A. L. Fahnestock, after working at the trade for Mr. Robins, bought the Andrews estate, and for years, ran three cooper shops making thousands of barrels. In 1856 Mr. Fahnestock sold hid shops to Herman Strobe and renting the Robins brick store building, engaged exclusively in the mercantile business and from that time to the end of its history was the chief merchant of the town.

These Were Firsts.

The first wagon in the township was owned by Daniel J. Hinkle.

The first store was run at Lancaster by W. C. Andrews.

The first saloon was at Kingston, run by S. F. Underfeed.

The first tan yard was run by Samuel Clark.

The first school was taught in a log house at Dry Run by Samuel Farmer.

(Copied from September 1949 issue of the Glasford Gazette, Glasford, Illinois on the Gazettes 50th anniversary and submitted by Shirley Slover)


     Timber township forms the extreme southern point of the county, and was originally chiefly covered with timber. The north part is rolling; the southern part is bottom lands. The Toledo, Peoria & Warsaw railroad, passes across the lower portion, and opens to market some valuable lands. Timber township is settled by an industrious and energetic class of citizens, who have made some of the best farm improvements in Peoria county. It is well watered and rolling, and is well adapted to stock and grain raising. One of the old settlers asserts that they have not had a failure in crops for forty-five years. It is claimed that a man by the name of Daniel Hinkle was the first settler in the township.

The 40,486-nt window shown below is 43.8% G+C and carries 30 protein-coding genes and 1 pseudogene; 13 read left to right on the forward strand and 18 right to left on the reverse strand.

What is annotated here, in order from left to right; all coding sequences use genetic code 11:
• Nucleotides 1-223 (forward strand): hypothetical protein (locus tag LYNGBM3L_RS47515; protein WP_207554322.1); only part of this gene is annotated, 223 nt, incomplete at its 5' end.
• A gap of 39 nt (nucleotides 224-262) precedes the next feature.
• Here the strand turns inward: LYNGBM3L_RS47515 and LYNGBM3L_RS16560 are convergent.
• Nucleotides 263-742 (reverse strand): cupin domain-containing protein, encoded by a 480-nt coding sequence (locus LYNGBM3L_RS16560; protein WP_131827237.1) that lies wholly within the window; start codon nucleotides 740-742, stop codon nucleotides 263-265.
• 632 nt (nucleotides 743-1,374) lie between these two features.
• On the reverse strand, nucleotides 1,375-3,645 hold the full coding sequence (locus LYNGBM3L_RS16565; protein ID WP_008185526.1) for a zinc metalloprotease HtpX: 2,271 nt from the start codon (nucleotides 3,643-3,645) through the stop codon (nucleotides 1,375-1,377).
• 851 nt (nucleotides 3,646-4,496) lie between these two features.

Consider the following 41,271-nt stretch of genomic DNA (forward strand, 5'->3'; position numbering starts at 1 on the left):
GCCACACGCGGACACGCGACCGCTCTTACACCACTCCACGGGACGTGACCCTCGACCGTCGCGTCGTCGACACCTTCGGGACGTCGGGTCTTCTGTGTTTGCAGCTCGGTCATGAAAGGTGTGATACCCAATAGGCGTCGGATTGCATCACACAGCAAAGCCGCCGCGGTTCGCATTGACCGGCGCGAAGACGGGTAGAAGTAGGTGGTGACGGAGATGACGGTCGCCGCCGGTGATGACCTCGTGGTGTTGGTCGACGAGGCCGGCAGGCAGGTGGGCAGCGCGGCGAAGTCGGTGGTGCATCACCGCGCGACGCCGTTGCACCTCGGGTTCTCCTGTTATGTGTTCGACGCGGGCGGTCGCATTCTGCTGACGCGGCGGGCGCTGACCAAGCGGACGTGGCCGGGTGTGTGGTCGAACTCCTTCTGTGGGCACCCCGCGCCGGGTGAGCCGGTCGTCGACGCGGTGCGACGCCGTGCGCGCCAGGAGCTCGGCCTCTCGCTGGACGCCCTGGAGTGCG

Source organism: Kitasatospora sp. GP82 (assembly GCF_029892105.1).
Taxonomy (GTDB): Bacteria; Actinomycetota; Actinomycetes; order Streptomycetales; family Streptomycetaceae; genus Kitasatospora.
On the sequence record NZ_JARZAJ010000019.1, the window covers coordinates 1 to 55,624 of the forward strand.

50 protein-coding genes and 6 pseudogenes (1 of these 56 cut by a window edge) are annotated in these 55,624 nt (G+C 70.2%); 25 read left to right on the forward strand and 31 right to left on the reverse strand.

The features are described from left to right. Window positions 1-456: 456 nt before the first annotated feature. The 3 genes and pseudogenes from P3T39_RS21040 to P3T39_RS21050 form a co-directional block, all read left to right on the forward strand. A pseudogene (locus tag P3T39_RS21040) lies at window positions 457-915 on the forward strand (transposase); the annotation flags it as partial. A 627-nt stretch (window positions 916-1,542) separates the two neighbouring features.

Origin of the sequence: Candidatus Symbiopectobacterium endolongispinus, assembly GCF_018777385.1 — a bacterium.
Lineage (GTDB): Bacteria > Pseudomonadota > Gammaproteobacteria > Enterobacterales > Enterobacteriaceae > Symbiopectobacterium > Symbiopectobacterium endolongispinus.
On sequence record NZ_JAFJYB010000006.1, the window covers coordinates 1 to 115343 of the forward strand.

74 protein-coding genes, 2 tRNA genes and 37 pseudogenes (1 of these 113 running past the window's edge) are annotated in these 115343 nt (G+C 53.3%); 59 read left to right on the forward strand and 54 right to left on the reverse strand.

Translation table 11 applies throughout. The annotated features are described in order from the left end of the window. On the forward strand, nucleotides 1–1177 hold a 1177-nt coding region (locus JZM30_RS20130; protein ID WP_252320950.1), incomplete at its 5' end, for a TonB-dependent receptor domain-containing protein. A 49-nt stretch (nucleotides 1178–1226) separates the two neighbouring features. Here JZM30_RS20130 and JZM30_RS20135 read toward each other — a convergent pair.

Benjamin Duffield immigrated to Timber township from Nicholas county, Va., in the Spring of 1832, where he died the following year. He married Miss Elizabeth Shock, of Shenandoah county, Va., by whom he had seven children, five boys and two girls. Mrs. G. has been in the township over forty-seven years. She married Samuel A. Glassford, a native of Ohio, who came to the county in 1842.
     Mr. G. laid out the town of Glassford, December 9, 1868. The first name given to it was Glascoe, but it was afterwards changed for the reason that there was another town by that name in the State. The town contains two general stores, one Baptist church, a good school-house, two blacksmith shops, one flouring and saw mill, two shoemaker shops, a warehouse and one wagonmaker shop.